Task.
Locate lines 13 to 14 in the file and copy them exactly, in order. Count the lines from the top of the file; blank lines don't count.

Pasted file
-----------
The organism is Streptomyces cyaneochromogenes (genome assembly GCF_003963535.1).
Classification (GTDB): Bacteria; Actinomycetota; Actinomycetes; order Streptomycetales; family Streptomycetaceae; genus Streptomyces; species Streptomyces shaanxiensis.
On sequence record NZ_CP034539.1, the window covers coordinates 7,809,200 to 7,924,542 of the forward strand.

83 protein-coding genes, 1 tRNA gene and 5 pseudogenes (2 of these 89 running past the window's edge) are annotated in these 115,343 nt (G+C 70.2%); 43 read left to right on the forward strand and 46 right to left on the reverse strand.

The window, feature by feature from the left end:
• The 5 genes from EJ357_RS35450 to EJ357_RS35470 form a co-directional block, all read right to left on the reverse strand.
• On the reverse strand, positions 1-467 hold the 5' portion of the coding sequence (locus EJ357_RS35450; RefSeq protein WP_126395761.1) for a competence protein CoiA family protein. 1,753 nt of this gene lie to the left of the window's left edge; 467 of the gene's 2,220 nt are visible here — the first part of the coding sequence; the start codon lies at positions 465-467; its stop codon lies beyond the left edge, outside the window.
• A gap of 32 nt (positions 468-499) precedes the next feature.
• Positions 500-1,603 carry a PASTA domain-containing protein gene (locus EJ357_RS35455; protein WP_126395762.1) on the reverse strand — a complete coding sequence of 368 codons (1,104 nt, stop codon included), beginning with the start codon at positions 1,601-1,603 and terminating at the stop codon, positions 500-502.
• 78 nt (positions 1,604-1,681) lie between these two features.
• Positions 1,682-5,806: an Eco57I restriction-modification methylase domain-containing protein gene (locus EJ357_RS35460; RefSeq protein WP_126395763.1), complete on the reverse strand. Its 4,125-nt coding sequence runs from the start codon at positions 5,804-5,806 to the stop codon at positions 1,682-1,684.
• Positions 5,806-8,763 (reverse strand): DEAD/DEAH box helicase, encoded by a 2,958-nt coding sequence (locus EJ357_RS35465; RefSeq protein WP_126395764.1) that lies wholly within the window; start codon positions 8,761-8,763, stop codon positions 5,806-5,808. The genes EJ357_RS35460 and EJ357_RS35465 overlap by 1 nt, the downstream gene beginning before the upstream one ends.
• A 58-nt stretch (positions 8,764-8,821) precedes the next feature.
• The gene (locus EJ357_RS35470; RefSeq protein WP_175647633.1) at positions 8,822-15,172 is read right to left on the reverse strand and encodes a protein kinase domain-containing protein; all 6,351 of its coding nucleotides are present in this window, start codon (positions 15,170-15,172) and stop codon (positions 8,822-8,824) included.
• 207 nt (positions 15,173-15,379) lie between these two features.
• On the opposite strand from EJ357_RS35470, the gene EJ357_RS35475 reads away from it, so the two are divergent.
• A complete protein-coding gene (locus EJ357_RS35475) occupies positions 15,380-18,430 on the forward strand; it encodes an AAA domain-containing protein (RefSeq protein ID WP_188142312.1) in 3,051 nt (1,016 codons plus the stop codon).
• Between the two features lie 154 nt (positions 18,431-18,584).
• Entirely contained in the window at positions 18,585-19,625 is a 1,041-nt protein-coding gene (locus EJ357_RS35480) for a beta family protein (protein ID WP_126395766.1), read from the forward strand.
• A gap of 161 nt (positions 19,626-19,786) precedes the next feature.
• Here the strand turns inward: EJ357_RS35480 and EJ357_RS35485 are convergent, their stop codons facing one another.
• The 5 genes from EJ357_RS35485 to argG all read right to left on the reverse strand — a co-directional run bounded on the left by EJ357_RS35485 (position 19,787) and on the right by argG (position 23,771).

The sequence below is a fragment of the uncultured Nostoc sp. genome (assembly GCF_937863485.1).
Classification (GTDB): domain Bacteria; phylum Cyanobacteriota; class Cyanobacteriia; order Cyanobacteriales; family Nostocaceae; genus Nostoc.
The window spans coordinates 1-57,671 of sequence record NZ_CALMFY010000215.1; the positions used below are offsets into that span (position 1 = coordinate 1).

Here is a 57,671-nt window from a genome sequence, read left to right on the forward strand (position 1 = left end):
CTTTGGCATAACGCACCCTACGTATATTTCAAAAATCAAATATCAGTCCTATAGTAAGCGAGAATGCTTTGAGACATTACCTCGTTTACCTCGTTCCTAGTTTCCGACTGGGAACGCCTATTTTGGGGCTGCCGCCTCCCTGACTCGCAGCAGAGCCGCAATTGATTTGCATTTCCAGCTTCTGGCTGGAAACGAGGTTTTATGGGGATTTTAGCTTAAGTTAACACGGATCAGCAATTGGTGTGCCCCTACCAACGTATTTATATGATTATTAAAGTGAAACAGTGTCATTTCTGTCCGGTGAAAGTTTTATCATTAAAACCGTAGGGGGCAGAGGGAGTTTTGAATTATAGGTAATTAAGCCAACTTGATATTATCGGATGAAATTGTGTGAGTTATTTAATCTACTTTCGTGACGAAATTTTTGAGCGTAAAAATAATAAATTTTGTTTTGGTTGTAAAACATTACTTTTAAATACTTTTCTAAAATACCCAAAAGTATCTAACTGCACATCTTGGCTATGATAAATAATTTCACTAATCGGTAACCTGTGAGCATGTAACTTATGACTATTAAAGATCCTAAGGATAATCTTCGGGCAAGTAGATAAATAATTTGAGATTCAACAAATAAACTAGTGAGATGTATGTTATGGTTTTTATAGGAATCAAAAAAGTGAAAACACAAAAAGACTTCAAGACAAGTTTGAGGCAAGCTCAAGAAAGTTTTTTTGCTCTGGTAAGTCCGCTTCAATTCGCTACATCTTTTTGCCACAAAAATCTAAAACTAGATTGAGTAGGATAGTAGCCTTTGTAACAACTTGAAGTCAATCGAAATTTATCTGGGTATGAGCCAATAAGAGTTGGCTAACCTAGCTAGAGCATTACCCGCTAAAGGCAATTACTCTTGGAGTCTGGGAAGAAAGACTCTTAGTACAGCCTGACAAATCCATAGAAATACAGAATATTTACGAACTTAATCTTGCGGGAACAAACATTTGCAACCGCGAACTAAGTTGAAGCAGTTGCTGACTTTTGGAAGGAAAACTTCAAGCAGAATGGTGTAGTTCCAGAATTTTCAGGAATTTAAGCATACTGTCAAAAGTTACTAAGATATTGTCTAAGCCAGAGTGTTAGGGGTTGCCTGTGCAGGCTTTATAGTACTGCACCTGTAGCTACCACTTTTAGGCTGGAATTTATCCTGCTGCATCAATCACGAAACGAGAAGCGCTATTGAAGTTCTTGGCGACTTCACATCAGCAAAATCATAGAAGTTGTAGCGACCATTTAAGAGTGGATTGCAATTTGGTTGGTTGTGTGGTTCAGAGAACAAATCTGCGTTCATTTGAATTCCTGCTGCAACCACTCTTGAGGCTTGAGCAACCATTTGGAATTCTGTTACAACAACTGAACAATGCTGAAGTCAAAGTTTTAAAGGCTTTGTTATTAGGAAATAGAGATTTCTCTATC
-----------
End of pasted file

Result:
• A 58-nt stretch (positions 8,764-8,821) precedes the next feature.
• The gene (locus EJ357_RS35470; RefSeq protein WP_175647633.1) at positions 8,822-15,172 is read right to left on the reverse strand and encodes a protein kinase domain-containing protein; all 6,351 of its coding nucleotides are present in this window, start codon (positions 15,170-15,172) and stop codon (positions 8,822-8,824) included.